There is a thin line between audacity and naivety and Nigel Adkins intends to continue brushing the boundary, adamant that his approach will lead Southampton to success. He accepts the risks involved and he is aware that, if victories do not start to come quickly, then he could win the Premier League sack race. That particular race could conclude next weekend, when Adkins' Southampton travel to Mark Hughes' bottom-placed Queens Park Rangers. To the victor a boost, to the loser the boot?
It is hard to second-guess the reactions of the Southampton executive chairman, Nicola Cortese, who keeps Adkins' employment status under constant review, but it is safe to assume that the manager will go to Loftus Road in search of three points. His is not a side built to scrap for draws, even if that is all they got from Swansea City, a contest in which defeat would have left the Saints at the foot of the table and their manager with at least one foot out of the door.
Adkins' approach to such a high-stakes game reflected the philosophy to which he remains committed: forget back-to-basics and shoring things up, his team were attack-minded and his selection reflected an apparent belief that it is better to trust more in potential than in experience.
"We've set out a vision to bring the youth through our system here," says Adkins. "Unless you give them that opportunity to perform, you're never going to find out about them."
Not many managers in his position would have sought to solidify a defence that has been ruinously error-prone for much of this season by turning to a 17-year-old making his first start but that is what Adkins did, deploying Luke Shaw at left-back ahead of the Scotland international Danny Fox.
He also elected to persist with the 20-year-old Argentinian Paulo Gazzaniga in goal ahead of Artur Boruc – when Adkins signed the Pole for free in September he declared the goalkeeper's experience could prove invaluable but when push comes to shove Adkins tends to plump for the more talented player rather than the tried and tested. Southampton's expensive summer recruitment followed a similar policy, with the result that most of the squad have never played in the Premier League before; the starting line-up had an average age of 23.3.
A mistake by Gazzaniga contributed to Swansea's Nathan Dyer nicking a goal in the 74th minute – the goalkeeper's misguided pass allowing the midfielder to beat Maya Yoshida to the ball and fire into the net – but, on the flip side, Shaw put in an accomplished display before departing with cramp late on, the 23-year-old Morgan Schneiderlin scored a fine goal, the 24-year-old Adam Lallana embellished his reputation with another excellent performance and the 23-year-old Jack Cork returned from injury to make an encouraging impact.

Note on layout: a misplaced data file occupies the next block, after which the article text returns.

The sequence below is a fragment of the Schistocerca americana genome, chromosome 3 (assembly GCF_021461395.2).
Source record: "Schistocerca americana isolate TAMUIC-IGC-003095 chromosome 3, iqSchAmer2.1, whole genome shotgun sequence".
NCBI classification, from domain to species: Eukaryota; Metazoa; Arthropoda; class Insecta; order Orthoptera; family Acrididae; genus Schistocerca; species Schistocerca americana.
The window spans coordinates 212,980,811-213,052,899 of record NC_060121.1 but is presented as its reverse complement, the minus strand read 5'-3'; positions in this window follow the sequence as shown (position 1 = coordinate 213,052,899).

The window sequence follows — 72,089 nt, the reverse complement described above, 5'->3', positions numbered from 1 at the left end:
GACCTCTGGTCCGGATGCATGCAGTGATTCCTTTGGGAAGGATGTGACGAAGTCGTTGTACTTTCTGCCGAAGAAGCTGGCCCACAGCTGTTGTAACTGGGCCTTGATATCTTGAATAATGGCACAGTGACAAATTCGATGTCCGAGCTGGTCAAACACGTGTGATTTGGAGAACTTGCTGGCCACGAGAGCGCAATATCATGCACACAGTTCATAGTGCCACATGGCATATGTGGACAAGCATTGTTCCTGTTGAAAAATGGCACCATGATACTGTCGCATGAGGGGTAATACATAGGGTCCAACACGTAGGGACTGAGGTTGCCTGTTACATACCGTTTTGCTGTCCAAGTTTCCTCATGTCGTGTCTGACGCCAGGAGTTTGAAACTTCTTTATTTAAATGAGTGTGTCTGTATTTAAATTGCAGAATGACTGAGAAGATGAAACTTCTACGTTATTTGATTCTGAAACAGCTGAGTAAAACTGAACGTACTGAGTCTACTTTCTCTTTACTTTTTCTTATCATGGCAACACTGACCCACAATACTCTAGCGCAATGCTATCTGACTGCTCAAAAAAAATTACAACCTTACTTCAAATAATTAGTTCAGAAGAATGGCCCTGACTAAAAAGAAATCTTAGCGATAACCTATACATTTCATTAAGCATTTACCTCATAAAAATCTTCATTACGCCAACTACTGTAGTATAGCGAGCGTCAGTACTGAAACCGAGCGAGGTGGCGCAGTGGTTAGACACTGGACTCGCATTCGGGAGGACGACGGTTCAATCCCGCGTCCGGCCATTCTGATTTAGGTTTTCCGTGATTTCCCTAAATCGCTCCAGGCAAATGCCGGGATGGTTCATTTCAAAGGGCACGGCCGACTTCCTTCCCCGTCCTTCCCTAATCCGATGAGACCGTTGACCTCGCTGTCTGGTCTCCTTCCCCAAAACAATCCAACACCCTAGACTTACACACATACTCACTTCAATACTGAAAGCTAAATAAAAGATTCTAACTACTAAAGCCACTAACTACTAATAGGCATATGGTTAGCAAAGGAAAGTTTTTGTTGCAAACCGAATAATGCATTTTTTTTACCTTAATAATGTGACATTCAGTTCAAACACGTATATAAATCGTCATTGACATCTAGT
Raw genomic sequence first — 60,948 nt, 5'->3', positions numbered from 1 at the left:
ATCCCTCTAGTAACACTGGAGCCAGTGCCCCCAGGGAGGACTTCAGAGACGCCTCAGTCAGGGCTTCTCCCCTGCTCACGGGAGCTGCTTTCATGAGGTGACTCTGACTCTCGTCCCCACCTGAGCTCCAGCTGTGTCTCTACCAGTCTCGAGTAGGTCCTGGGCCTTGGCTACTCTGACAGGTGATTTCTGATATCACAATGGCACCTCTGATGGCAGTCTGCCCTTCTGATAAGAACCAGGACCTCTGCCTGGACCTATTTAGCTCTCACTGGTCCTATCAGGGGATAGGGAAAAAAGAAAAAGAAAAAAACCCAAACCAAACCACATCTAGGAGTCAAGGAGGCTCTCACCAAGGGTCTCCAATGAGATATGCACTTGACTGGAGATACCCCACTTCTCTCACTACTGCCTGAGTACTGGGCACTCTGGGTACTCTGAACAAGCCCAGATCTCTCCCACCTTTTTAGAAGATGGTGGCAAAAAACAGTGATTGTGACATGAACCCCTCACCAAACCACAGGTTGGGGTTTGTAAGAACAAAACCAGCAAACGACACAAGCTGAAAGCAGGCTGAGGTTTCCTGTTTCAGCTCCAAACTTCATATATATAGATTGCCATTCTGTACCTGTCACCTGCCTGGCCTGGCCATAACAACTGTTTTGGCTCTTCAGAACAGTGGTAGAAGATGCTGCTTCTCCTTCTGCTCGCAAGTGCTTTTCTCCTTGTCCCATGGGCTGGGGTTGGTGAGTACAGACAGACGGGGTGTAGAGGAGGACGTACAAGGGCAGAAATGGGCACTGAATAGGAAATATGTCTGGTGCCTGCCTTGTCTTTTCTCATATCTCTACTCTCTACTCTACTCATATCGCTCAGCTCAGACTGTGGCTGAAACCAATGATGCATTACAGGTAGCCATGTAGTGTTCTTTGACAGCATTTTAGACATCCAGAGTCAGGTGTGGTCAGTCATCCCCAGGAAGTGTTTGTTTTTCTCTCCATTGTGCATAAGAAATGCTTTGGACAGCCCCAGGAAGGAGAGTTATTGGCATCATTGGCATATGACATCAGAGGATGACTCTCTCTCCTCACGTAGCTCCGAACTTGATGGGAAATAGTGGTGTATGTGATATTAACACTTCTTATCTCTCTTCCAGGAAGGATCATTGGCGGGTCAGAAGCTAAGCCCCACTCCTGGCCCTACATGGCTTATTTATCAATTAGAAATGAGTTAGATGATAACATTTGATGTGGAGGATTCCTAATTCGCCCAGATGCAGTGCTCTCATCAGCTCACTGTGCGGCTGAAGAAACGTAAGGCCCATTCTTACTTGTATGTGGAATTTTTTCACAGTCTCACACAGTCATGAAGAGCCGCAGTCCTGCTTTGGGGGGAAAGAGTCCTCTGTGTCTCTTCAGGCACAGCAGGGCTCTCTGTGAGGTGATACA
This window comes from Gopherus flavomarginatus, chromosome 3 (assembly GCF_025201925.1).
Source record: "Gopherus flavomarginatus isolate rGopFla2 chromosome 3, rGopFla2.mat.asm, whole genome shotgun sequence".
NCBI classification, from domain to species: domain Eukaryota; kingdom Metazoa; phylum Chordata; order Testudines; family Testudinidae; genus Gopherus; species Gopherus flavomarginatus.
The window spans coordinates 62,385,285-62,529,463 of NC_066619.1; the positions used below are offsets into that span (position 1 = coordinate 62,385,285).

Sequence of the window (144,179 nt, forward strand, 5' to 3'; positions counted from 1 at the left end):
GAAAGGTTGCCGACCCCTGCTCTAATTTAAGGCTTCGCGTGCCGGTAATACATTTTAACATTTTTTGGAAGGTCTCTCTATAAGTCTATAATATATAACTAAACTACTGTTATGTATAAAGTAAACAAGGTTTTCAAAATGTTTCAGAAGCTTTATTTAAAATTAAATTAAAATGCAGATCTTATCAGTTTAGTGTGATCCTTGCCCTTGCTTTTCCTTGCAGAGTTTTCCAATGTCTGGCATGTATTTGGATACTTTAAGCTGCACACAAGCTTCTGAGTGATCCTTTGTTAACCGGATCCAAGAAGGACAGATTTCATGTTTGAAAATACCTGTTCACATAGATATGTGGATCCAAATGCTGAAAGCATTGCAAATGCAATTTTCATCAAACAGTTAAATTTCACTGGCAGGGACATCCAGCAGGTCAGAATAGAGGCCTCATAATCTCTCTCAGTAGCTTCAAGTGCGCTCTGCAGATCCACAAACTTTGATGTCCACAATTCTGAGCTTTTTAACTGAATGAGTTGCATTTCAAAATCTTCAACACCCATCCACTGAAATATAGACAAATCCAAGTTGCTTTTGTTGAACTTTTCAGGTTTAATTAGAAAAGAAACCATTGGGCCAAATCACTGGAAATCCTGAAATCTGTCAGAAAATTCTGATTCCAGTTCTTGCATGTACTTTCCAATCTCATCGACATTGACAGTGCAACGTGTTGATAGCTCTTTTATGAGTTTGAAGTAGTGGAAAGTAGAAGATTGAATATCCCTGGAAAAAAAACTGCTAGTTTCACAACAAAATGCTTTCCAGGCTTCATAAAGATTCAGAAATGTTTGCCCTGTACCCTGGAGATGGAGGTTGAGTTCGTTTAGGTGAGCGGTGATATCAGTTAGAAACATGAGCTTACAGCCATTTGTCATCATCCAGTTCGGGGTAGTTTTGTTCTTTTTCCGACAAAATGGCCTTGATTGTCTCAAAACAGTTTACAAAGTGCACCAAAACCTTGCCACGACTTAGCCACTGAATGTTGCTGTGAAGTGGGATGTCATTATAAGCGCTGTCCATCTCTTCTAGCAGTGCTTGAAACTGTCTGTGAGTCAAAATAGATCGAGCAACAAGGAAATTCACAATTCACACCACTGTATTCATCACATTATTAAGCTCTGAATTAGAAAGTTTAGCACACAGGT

Although a draw was less than Southampton were seeking, it was impressive that, despite being on a negative streak and under serious pressure to win, there was no panic in the team's play. There is an encouraging swagger that comes, no doubt, from the manager's mentality and the fact that the club arrived in the Premier League on the back of two successive promotions.
"Obviously there is a lot of media attention but the players again showed great composure [against Swansea], kept a good shape and created opportunities," Adkins said. "For such a young side that is very pleasing. We realise we've got to get results. We all know that. But our performances and character demonstrate everyone is pulling in the same direction."
The players back their manager. "The gaffer has done great here," says Cork. "The lads have always given their all over these two years and they're not going to stop now. The lads are going to keep playing for the gaffer. We know the way he likes to do it and I know the lads all like having him here. He's a good gaffer."
Swansea, of course, provide a model from which Southampton can take inspiration and their scorer, a graduate of Southampton's youth academy, believes his old club will emulate the Welsh side's feat in staying in the top flight after promotion last season.
"For us it was unity [that helped Swansea stay up]," says Dyer. "We were able to stay together and make sure we were all in it together even if sometimes you don't get the rub of the green. I've watched Southampton a few times this season and I feel they'll do well."
Man of the match Adam Lallana (Southampton)